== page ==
Change of Customer Behavior is Fueling Last Mile Delivery Business
According to Capgemini global study, 40% of customers currently order groceries online at least once a week: This number is expected to reach 55% by 2021. Forty percent of customers class considers delivery services as a “must have” when purchasing food and grocery products, however, 1 in 5 (20%) is prepared to switch retailers if this is not provided. Evolving consumer behavior is also fueling greater immediacy in purchasing: 59% of customers purchase products online when they need them, rather than wait until the weekend to buy in-store.
Tim Bridges, Global Sector Leader, Consumer Products, Retail and Distribution, at Capgemini said, “Today customers are neither satisfied with the quality of delivery services nor willing to bear the total cost of last-mile delivery. Therefore, the dilemma facing retailers is to provide last-mile delivery services that customer’s value, without damaging their own profitability. If done right, and their last-mile experience can win over customer satisfaction, retailers stand to gain loyalty, increased purchase value, and frequency, while mitigating profitability risk through automation and optimization of fulfillment locations.”
This is how customer behavior change is opening employment opportunities as well as generating business opportunities for the last mile delivery category:
o Fast and effective last-mile delivery increases customer spend and loyalty: Encouragingly, 74% of satisfied customers intend to increase spending by as much as 12% with retailers they frequently purchase from. The majority (82%) of customers have shared positive experiences with friends and family, and just over half (53%) would even be willing to purchase a paid membership for a good delivery service. However, despite 55% of customers expressing those offering 2-hour deliveries would increase loyalty, only 19% of firms currently provide this compared to 59% of firms that offer a delivery time frame of over 3 days.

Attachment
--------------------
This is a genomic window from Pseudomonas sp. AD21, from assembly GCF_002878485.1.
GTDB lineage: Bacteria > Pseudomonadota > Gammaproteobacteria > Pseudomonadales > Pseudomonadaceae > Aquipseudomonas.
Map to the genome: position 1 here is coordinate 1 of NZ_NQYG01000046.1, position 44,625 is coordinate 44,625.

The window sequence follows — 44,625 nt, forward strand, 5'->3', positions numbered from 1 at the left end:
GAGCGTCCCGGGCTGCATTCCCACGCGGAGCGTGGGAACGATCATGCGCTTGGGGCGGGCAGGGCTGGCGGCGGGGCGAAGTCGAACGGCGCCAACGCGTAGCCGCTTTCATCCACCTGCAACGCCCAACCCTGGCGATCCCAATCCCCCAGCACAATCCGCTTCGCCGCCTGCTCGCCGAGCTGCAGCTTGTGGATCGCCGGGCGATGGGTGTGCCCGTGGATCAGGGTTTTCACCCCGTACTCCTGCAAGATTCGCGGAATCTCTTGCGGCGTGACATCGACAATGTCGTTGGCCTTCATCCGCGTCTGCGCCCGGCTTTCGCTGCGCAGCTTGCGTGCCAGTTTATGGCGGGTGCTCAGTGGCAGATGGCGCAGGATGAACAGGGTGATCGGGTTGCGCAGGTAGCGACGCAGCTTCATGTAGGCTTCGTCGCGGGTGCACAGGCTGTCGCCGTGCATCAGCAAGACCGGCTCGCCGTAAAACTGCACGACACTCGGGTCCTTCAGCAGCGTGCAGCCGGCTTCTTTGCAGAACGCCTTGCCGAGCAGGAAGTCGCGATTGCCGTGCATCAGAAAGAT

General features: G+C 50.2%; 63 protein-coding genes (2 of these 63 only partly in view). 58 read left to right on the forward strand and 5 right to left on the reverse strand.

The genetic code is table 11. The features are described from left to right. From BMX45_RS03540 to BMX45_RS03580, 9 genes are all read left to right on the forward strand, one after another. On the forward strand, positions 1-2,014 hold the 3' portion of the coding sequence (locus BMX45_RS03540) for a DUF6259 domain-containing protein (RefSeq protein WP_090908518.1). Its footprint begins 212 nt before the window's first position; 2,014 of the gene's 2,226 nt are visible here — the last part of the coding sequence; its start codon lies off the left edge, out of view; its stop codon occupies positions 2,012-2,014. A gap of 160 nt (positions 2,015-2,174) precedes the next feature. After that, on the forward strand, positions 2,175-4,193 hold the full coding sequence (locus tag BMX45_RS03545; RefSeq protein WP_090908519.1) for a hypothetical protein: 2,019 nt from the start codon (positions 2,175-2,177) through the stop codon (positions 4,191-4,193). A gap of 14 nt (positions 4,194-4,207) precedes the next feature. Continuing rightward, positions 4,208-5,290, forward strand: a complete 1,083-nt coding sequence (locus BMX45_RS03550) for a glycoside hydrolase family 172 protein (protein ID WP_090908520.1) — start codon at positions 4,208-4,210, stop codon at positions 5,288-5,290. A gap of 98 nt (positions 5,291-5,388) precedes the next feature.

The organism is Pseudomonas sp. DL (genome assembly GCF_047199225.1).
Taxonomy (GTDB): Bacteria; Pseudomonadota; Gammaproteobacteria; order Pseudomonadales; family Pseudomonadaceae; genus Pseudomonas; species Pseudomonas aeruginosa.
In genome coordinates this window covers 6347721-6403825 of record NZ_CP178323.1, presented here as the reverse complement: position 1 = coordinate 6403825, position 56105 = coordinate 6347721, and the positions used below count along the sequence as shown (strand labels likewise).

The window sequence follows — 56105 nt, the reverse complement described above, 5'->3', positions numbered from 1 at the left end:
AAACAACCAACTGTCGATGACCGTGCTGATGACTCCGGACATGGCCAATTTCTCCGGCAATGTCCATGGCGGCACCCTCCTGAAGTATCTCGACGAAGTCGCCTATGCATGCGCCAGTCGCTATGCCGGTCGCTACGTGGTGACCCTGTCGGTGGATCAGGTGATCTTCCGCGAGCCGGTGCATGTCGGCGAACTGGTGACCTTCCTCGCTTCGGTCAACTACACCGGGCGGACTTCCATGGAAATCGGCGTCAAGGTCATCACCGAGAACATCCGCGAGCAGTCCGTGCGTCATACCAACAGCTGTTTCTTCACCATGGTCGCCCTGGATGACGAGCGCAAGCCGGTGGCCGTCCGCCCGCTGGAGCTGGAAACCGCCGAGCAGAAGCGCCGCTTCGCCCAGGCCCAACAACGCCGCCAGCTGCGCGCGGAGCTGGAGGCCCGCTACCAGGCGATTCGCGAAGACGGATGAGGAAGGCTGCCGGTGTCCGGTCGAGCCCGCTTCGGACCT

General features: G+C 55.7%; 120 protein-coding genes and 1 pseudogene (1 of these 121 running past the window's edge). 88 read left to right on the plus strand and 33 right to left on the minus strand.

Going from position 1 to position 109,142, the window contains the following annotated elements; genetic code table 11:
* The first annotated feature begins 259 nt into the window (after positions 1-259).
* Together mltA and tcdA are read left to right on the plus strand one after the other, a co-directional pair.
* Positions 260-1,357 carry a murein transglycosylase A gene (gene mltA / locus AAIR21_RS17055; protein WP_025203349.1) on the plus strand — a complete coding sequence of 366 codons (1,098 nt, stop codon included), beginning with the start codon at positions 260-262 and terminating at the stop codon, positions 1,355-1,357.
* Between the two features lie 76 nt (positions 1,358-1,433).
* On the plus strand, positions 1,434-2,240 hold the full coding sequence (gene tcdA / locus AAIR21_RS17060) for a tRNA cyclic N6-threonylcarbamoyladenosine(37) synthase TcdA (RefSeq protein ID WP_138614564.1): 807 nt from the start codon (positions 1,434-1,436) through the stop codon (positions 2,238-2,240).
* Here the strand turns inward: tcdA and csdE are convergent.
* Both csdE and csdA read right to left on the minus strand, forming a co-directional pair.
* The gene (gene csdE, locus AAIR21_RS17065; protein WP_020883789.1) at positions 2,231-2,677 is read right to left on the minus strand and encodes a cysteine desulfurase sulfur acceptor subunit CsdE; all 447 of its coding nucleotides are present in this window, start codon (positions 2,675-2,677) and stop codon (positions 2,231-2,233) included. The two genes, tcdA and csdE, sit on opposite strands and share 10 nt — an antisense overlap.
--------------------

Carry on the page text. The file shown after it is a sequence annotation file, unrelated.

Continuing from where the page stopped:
o Many entrepreneurs and startups are investing their time and energy to develop innovative ways to make this last mile delivery their main business and thus are generating employment opportunities for people in tier-II and tier-III cities. Logistic companies and modern logistic tools are also being developed to ease out the delivery work for the e-commerce players.
The Capgemini global study report indicates the following recommendations for last-mile delivery success:
o Optimize fulfillment locations: Increasing store-based deliveries by 50% could potentially lead profit margins to soar by as much as 9%. Dark stores - retail outposts with store-like layouts intended only to fulfill online orders - can also process high delivery volumes and are 23% cheaper than conventional stores for same day deliveries. Additionally, if 30% of deliveries and returns are routed through parcel locker collection arrangements, organizations could expect an8% increase in profit margins.
o Automate delivery options: The report finds that back-room automation could increase profits by up to 14% by reducing the cost of click-and-collect orders and deliveries from the store. Furthermore, automation offers a range of benefits including reduction of fulfillment errors, and managing returns (which forms 26% of the delivery cost).
(With inputs from Capgemini global study report)